I’m thankful today that I don’t have to hide behind all sorts of masks and disguises. I’m thankful that Jesus sees my faults as clearly as he saw the leperous sores on the men he came across that day and accepts me as I am with all my faults.

PRAYER: Lord Jesus like the leper, I have a disease. I can hide it from others but I know I can’t hide if from you. Thank you that even though you know my weakness, you love me just the same. Thank you that because of your forgiveness I don’t have to call out “Unclean! Unclean!” Amen


Jesus reached out his hand and touched the man. “I am willing,” he said. “Be clean!” Immediately he was cleansed of his leprosy. Matthew 8:3

In Jesus’ day the most socially outcast person around was the leper. The disease itself was repulsive. As it progressed it ate away at the victim’s skin leaving stubs for fingers and toes and the stench of rotting flesh. To add to the burden of the disease was the notion that leprosy was an act of God because of sin. The result? A leper was socially, physically and spiritually outcast. No one would come near a leper if his life depended on it.

Matthew tells us that as Jesus came down from the mountain a crowd gathered to meet him. In the midst of the crowd a leper came face to face with Jesus and bowed before him. I can imagine the scene. The crowd parted like the Red Sea to permit this vulgar looking, smelly man through. It wasn’t their concern for his well-being that caused them to make a straight path. They were repulsed by the stench and appearance of this man.

We see no adverse reaction on Jesus’ part. The Bible says the man came and knelt before the Savior. He had not doubt Jesus COULD heal him. The question nagging him was if Jesus WOULD heal him.

We may not be lepers. We may not be socially outcast. In fact, we may be socially outstanding persons and spiritually respected. Regardless of our position in society, each of us have the same need. The need to experience the touch of Jesus. Each of us, as it were, are spiritual lepers with a disease called sin that slowly eats away at us. The only thing that can bring life to our spiritually decrepit body is Jesus touch.

As with the leper, Jesus is more than willing to reach out and touch us. He is more than able to cleanse us from the sin we bear. It’s not important how we got to the place on the journey. It’s not important if it was our fault or the fault of someone else. What’s important is that we receive the healing touch only Jesus can give.

There’s another part to this story that we often overlook. While we may not have the opportunity to heal those around us from physical disease, each of us, as Christ-followers, can touch those around us with the love of Jesus. The effect of physical touch is healing in and of itself. A hand on the shoulder, a hug discreetly given, a firm and compassionate handshake can do wonders for the soul.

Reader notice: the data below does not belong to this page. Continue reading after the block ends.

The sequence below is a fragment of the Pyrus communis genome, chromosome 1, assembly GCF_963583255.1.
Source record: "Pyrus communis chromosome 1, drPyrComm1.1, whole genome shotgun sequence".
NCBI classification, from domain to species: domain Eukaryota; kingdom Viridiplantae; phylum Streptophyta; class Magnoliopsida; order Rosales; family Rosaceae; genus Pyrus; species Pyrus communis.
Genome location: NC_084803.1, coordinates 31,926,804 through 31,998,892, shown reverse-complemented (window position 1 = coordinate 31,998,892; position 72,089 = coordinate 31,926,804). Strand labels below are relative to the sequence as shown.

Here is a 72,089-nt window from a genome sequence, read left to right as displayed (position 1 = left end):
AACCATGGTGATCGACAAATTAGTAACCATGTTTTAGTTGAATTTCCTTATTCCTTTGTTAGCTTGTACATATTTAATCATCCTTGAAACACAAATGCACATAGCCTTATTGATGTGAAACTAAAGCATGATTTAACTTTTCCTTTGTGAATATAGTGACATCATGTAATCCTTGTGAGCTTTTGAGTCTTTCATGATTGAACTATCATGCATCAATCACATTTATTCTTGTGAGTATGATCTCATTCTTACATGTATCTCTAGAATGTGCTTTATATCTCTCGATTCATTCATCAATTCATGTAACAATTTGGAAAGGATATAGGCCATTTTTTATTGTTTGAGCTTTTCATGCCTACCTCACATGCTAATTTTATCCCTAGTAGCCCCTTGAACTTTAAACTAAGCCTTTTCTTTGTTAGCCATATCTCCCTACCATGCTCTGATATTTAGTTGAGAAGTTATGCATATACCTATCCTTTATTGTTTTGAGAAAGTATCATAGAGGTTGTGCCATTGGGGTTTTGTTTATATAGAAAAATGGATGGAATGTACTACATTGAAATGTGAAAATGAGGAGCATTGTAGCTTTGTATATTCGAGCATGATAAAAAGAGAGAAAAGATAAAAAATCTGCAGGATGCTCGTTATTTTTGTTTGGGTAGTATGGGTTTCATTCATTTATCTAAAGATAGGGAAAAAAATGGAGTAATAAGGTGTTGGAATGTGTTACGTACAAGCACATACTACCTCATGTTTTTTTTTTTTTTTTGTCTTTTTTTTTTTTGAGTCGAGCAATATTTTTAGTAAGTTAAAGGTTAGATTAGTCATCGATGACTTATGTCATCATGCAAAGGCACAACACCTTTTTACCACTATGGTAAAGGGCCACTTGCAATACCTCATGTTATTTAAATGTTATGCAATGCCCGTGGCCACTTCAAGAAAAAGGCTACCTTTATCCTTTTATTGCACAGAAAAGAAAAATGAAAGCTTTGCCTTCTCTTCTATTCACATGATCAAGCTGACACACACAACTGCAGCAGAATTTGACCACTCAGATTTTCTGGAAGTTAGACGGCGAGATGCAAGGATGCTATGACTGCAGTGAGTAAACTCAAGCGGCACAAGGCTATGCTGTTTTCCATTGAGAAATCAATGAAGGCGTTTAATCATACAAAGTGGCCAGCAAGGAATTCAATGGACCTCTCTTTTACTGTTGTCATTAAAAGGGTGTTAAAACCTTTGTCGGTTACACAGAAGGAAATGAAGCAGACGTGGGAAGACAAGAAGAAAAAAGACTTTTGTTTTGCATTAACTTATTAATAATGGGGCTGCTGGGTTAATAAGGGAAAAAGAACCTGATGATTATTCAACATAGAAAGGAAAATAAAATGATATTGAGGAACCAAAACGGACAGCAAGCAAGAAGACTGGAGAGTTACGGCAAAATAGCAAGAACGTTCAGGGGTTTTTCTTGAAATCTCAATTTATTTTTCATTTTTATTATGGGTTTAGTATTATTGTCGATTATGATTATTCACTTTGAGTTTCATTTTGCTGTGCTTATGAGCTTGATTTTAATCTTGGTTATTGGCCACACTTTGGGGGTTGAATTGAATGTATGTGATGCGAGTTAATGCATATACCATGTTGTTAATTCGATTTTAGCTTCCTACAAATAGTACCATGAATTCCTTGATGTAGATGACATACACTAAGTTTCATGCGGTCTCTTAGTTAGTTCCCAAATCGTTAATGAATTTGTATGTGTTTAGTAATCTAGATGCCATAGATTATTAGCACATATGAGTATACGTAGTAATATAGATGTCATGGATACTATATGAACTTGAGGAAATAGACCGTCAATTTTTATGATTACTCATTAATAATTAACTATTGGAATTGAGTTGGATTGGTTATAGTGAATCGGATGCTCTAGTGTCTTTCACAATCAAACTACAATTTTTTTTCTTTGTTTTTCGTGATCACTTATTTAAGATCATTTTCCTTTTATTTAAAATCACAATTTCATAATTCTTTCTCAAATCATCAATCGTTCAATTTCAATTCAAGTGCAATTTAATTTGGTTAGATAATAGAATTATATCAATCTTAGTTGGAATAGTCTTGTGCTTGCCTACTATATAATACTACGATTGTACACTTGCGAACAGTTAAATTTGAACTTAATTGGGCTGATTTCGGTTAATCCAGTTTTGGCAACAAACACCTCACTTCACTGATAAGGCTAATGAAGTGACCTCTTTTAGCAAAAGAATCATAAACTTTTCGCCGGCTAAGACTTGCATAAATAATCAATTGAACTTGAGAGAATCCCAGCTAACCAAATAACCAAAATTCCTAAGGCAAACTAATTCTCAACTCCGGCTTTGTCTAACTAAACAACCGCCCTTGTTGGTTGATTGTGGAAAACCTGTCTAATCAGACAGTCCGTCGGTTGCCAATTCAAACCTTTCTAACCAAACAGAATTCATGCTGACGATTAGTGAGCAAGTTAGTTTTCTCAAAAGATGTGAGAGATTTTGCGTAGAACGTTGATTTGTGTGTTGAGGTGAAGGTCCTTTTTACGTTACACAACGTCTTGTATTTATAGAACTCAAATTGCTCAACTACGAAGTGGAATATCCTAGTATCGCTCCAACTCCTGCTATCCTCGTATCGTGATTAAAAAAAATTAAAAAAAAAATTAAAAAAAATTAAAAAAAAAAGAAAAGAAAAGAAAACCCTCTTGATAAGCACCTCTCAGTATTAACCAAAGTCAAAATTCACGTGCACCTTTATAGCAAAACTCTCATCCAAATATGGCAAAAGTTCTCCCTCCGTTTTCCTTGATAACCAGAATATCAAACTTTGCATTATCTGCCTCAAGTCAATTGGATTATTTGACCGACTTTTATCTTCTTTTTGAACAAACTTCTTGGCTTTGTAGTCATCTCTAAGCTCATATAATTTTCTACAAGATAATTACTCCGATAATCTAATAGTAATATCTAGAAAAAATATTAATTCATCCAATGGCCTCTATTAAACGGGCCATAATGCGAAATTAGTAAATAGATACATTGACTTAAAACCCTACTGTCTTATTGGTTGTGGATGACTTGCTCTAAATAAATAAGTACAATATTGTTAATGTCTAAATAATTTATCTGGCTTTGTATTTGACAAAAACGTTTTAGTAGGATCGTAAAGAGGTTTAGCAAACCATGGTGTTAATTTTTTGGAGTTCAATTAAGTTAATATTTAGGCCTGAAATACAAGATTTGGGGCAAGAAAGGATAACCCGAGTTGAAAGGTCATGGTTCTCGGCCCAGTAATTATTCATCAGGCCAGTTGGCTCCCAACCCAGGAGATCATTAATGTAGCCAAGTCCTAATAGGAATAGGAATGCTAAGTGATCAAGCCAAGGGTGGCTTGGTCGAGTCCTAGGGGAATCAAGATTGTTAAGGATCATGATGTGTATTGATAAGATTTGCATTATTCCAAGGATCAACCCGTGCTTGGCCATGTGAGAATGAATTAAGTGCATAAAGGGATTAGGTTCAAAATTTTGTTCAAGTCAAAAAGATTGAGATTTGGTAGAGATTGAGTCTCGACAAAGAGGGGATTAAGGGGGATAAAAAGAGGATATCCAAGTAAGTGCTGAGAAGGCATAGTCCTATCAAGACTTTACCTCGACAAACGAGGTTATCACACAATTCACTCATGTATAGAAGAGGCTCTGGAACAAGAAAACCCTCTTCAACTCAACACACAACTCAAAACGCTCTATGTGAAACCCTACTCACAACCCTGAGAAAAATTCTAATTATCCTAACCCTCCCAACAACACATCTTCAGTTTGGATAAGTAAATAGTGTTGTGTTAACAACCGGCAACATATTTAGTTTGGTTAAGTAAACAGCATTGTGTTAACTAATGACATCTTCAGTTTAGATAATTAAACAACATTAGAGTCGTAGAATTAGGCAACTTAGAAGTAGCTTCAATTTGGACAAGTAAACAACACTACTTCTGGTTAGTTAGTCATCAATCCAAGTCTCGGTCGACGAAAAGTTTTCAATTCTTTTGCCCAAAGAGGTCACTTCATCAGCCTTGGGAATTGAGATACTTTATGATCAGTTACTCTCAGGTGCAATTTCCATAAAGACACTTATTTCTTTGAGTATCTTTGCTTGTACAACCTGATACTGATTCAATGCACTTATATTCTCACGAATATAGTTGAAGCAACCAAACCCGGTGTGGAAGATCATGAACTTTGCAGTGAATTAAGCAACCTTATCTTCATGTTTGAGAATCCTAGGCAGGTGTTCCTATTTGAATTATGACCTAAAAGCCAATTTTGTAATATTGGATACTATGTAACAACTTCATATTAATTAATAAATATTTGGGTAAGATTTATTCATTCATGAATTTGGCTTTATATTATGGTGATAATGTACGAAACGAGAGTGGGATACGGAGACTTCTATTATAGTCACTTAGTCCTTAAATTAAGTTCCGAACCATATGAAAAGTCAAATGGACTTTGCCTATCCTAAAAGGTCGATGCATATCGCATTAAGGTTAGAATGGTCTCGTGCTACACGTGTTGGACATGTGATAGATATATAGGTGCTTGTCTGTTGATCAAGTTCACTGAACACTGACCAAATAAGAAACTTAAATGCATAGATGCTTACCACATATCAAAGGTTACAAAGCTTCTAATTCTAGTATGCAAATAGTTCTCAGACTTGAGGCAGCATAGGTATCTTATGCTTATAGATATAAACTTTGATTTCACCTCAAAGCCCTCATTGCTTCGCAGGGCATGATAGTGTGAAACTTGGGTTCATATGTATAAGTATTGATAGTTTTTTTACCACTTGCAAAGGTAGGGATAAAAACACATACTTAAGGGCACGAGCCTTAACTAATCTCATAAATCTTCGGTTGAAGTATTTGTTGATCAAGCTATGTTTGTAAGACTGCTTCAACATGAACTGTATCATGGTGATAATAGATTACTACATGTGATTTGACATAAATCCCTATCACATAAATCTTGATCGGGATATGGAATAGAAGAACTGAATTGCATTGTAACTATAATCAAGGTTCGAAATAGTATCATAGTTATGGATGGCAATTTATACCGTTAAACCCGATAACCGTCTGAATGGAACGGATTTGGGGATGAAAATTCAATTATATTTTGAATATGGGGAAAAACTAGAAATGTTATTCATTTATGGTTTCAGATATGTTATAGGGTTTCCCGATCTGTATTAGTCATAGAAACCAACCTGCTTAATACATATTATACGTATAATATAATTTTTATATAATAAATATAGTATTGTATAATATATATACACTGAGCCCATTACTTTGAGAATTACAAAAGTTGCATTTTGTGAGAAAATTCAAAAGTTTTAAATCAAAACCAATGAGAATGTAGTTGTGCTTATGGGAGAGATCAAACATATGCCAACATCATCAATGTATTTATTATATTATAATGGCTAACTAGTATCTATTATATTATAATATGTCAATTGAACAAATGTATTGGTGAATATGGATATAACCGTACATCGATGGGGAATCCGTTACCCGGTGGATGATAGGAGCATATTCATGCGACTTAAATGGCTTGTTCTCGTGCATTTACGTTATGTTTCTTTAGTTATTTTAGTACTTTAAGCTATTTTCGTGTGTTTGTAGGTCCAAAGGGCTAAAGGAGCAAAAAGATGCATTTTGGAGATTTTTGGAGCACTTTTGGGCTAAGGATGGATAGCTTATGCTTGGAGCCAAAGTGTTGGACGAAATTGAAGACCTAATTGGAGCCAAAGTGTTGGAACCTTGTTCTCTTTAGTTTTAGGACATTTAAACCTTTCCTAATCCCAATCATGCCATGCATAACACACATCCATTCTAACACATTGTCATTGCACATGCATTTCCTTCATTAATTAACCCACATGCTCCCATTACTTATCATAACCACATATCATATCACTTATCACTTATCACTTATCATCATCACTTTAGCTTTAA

Accept the touch of Jesus for yourself and experience his healing. Pass that touch of Jesus’ love to those around you who are in need of a physical reminder that Jesus loves them. Your touch may be the very thing they need for their own healing. Don’t let their ‘leprosy’ keep you from showing them Jesus love.

PRAYER: Dear Jesus, I thank and praise you for the healing touch you have given me when I’m so undeserving of it. Help me to show your love to those around me that are in need of your touch as well. In your name, Amen.

 


Moved with compassion, Jesus reached out and touched him. “I am willing,” he said. “Be healed!” Instantly the leprosy disappeared, and the man was healed. Mark 1:41-42 (NLT)

His body was racked with pain. His disease had progressed to the point where his fingers were nothing but nubs. The stench of rotting flesh hovered around him like a cloud. He was repulsive to look at and even those who loved him the most could no longer stand to be near him. Leprosy, at this time, was considered a sure sign of sin and, as a result, even the religious community rejected him. He was alone, rejected and without hope.

Then Jesus came. We aren’t told what made him stop at the man’s voice. We only know that when Jesus looked on him He was moved with compassion, not disgust. The man had nothing to offer Jesus. There was no chance of him ‘cleaning up his act’ for God. Yet in his misery Jesus was moved with compassion.

Nothing has changed. Today Jesus still looks at those of us who are hopeless, sinful and rebellious human beings. We have nothing to offer Him. No matter how much we try to be good, we end up being bad. No matter how hard we try to live a good life, things still seem to fall apart.

Our leprosy may not be physical. It may be financial or relational or emotional. We may suffer from the consequences of our own actions, or the results of other people who mean to do us harm.

How you got where you are isn’t important and getting yourself out isn’t possible. There are no membership requirements. Like the leper, Jesus looks at you with compassion. He doesn’t just see your plight, He is moved to compassion. That’s active, not passive. All you have to do is ask.

Jesus loves you. He isn’t interested in what you can bring to the table. He’s only interested in seeing you healed and restored.

PRAYER: Dear Jesus, I look at my life and confess to you that I am not worthy of the healing you have offered me. There are so many times I still try to do things on my own. So many times I do what I want when I know it’s wrong. So many times I make stupid mistakes. Please forgive me and give me your healing touch. I claim the promise that in You, no matter what I’ve done in the past, I can be clean. Amen